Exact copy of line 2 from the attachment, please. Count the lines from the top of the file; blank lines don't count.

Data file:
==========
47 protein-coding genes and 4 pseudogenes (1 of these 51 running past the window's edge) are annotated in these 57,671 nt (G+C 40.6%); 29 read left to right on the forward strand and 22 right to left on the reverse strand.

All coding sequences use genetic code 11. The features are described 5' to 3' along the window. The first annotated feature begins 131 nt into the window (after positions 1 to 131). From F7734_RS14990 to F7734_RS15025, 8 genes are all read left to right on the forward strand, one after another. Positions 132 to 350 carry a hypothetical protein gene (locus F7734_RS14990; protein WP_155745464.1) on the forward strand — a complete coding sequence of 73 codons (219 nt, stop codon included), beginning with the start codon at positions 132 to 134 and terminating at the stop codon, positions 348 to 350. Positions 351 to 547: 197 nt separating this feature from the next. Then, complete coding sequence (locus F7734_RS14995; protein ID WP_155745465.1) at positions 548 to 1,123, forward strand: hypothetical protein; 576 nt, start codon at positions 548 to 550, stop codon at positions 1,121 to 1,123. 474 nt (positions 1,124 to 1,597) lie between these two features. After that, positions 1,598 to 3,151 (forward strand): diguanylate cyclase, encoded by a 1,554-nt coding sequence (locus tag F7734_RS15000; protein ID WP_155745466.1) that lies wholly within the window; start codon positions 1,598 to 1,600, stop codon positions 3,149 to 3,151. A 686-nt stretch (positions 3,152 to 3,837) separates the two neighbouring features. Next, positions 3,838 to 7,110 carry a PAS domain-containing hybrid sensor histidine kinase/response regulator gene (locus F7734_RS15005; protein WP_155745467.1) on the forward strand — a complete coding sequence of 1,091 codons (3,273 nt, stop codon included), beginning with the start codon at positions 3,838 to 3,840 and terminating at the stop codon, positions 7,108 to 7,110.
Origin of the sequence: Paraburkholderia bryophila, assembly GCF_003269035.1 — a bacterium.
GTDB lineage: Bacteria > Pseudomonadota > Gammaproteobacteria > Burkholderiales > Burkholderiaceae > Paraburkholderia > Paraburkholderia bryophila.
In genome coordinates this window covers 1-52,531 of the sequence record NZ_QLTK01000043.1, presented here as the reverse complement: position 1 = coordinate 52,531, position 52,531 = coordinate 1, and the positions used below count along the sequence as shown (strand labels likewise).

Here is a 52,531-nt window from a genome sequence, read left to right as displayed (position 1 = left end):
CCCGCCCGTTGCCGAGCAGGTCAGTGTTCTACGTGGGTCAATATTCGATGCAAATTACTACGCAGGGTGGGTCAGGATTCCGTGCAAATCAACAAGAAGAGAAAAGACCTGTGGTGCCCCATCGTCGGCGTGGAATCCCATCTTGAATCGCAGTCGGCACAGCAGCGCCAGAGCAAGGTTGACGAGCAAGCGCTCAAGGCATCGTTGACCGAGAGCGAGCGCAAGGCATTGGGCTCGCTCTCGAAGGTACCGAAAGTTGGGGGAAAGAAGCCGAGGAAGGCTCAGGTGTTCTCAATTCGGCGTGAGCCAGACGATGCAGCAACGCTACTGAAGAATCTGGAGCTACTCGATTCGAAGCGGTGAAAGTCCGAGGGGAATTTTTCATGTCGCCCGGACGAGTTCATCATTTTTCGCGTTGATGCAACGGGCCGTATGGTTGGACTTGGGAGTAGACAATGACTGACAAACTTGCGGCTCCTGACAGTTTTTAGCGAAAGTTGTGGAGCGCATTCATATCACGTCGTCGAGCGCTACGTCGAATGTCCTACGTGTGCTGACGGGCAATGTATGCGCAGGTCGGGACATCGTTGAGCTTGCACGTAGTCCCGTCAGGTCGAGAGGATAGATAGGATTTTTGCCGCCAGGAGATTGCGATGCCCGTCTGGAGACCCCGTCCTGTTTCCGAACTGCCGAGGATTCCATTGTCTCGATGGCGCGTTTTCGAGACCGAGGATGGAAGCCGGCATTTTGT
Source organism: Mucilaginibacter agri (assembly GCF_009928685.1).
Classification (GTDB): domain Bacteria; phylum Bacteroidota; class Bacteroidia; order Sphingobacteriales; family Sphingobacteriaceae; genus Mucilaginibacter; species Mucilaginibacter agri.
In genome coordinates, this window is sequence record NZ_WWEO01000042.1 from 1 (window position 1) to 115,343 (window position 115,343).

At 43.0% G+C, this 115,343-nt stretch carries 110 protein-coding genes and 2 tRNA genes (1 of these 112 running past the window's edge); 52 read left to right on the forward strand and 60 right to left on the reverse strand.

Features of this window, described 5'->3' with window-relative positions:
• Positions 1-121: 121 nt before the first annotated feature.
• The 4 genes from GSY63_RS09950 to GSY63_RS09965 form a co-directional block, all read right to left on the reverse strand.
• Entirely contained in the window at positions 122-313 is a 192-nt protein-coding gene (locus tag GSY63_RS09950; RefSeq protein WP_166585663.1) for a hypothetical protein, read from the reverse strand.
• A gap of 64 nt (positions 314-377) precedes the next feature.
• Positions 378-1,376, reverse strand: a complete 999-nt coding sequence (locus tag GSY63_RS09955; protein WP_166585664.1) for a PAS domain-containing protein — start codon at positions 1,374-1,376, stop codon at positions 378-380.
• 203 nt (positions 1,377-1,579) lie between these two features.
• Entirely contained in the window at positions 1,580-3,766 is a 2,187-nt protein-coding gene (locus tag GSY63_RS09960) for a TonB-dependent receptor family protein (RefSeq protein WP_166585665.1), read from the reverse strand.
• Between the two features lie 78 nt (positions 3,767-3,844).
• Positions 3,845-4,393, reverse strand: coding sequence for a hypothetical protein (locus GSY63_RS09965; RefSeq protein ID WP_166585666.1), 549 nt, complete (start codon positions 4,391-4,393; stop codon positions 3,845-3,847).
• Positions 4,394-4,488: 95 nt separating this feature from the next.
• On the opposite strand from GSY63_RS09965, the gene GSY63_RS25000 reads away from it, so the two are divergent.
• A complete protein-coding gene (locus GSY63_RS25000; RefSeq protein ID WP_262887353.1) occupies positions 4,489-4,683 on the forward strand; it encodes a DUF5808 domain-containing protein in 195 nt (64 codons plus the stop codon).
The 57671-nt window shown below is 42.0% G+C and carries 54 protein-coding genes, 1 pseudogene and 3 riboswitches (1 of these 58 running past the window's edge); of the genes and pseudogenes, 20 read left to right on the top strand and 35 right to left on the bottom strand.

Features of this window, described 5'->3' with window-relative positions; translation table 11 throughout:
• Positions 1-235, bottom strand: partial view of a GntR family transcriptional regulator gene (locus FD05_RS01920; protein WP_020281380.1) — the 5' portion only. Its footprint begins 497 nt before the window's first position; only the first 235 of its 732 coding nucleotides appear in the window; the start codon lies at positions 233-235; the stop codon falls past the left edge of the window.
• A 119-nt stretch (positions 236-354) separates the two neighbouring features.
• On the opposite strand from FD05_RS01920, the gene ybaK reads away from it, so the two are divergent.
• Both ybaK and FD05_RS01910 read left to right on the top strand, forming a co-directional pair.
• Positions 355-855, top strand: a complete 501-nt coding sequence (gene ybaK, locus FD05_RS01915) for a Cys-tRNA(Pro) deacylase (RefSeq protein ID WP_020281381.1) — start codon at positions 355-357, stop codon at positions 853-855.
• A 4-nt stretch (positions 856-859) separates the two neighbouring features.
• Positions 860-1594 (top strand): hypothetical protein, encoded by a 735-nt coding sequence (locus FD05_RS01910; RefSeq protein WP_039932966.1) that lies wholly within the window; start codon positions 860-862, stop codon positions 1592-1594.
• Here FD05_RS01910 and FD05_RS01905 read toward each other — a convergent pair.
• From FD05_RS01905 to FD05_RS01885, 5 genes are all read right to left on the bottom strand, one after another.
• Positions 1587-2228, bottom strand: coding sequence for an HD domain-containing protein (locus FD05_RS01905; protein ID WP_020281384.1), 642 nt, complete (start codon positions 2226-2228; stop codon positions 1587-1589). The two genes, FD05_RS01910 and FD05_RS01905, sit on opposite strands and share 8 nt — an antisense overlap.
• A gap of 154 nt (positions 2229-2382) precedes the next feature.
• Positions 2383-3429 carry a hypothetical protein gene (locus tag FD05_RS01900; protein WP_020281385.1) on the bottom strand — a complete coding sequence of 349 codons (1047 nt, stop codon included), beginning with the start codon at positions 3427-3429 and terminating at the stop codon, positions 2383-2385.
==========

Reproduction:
All coding sequences use genetic code 11. The features are described 5' to 3' along the window. The first annotated feature begins 131 nt into the window (after positions 1 to 131). From F7734_RS14990 to F7734_RS15025, 8 genes are all read left to right on the forward strand, one after another. Positions 132 to 350 carry a hypothetical protein gene (locus F7734_RS14990; protein WP_155745464.1) on the forward strand — a complete coding sequence of 73 codons (219 nt, stop codon included), beginning with the start codon at positions 132 to 134 and terminating at the stop codon, positions 348 to 350. Positions 351 to 547: 197 nt separating this feature from the next. Then, complete coding sequence (locus F7734_RS14995; protein ID WP_155745465.1) at positions 548 to 1,123, forward strand: hypothetical protein; 576 nt, start codon at positions 548 to 550, stop codon at positions 1,121 to 1,123. 474 nt (positions 1,124 to 1,597) lie between these two features. After that, positions 1,598 to 3,151 (forward strand): diguanylate cyclase, encoded by a 1,554-nt coding sequence (locus tag F7734_RS15000; protein ID WP_155745466.1) that lies wholly within the window; start codon positions 1,598 to 1,600, stop codon positions 3,149 to 3,151. A 686-nt stretch (positions 3,152 to 3,837) separates the two neighbouring features. Next, positions 3,838 to 7,110 carry a PAS domain-containing hybrid sensor histidine kinase/response regulator gene (locus F7734_RS15005; protein WP_155745467.1) on the forward strand — a complete coding sequence of 1,091 codons (3,273 nt, stop codon included), beginning with the start codon at positions 3,838 to 3,840 and terminating at the stop codon, positions 7,108 to 7,110.